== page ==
What course of legal action do I have against a magazine subscription scam?

UPDATED: Sep 20, 2010

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What course of legal action do I have against a magazine subscription scam?

I am a victim of a magazine subscription scam. They called asking how satisfied I am with their service. I claimed I had not signed up for their magazine service but they came back with all my information claiming I had signed up for a 3 year terms and that I can reduce down to a 12 month term. I, confused as I was, went through a questionnaire, where unfortunately they recorded saying that I agree to the 1 year term. It wasn’t until they mentioned a false credit card number that I realized it was a scam and hung up. Now I have received a bill. I have not received any magazines as of yet.

Asked on September 20, 2010 under General Practice, California


SJZ, Member, New York Bar / FreeAdvice Contributing Attorney

Answered 12 years ago | Contributor

1) If they committed fraud, any contract or agreement would be one that you could rescind (cancel as if it never happened) at will. Of course, if they will not accept your recession and try to collect, you may end up in litigation to prove your case.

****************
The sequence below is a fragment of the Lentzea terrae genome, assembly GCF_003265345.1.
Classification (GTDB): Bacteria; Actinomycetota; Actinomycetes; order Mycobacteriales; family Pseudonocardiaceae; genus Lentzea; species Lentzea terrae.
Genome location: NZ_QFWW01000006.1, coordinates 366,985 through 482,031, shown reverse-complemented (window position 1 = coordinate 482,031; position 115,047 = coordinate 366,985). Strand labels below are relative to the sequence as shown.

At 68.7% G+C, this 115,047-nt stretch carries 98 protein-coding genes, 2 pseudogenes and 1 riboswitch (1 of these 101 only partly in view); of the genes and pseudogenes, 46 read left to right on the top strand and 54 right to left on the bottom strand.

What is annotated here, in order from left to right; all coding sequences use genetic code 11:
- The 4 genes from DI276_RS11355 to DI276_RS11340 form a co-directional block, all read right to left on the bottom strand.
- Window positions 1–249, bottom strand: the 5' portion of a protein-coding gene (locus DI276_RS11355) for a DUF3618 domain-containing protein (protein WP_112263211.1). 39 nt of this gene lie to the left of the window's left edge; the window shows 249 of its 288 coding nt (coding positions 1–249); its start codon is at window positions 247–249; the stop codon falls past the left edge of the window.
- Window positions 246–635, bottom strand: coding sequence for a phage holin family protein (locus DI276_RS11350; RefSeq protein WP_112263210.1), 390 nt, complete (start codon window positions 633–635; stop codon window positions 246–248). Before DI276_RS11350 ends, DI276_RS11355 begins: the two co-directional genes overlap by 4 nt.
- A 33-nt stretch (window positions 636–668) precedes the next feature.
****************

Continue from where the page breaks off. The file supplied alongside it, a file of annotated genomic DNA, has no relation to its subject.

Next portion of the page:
2) Even if it wasn't fraud at the outset, if they are not providing you what you allegedly paid for, that would be breach of contract (and again, possibly fraud if they intended to never provide it). As with the above, it's possible  that if they try to push the matter, you might need to defend yourself from collections efforts or a suit.

3) You could report a fraud to law enforcement--maybe the state  AG's office (they'd be a good one to contact anyway, to ask which agency would be relevant--e.g. maybe consumer protection?)

You can try to work this out on your own, though if you believe it was a scam, you should definitely contact law enforcement. However, at some point, if the company tries to really push matters, you need to weigh how much they want vs. the cost of fighting it.

IMPORTANT NOTICE: The Answer(s) provided above are for general information only. The attorney providing the answer was not serving as the attorney for the person submitting the question or in any attorney-client relationship with such person. Laws may vary from state to state, and sometimes change. Tiny variations in the facts, or a fact not set forth in a question, often can change a legal outcome or an attorney's conclusion. Although AttorneyPages.com has verified the attorney was admitted to practice law in at least one jurisdiction, he or she may not be authorized to practice law in the jurisdiction referred to in the question, nor is he or she necessarily experienced in the area of the law involved. Unlike the information in the Answer(s) above, upon which you should NOT rely, for personal advice you can rely upon we suggest you retain an attorney to represent you.

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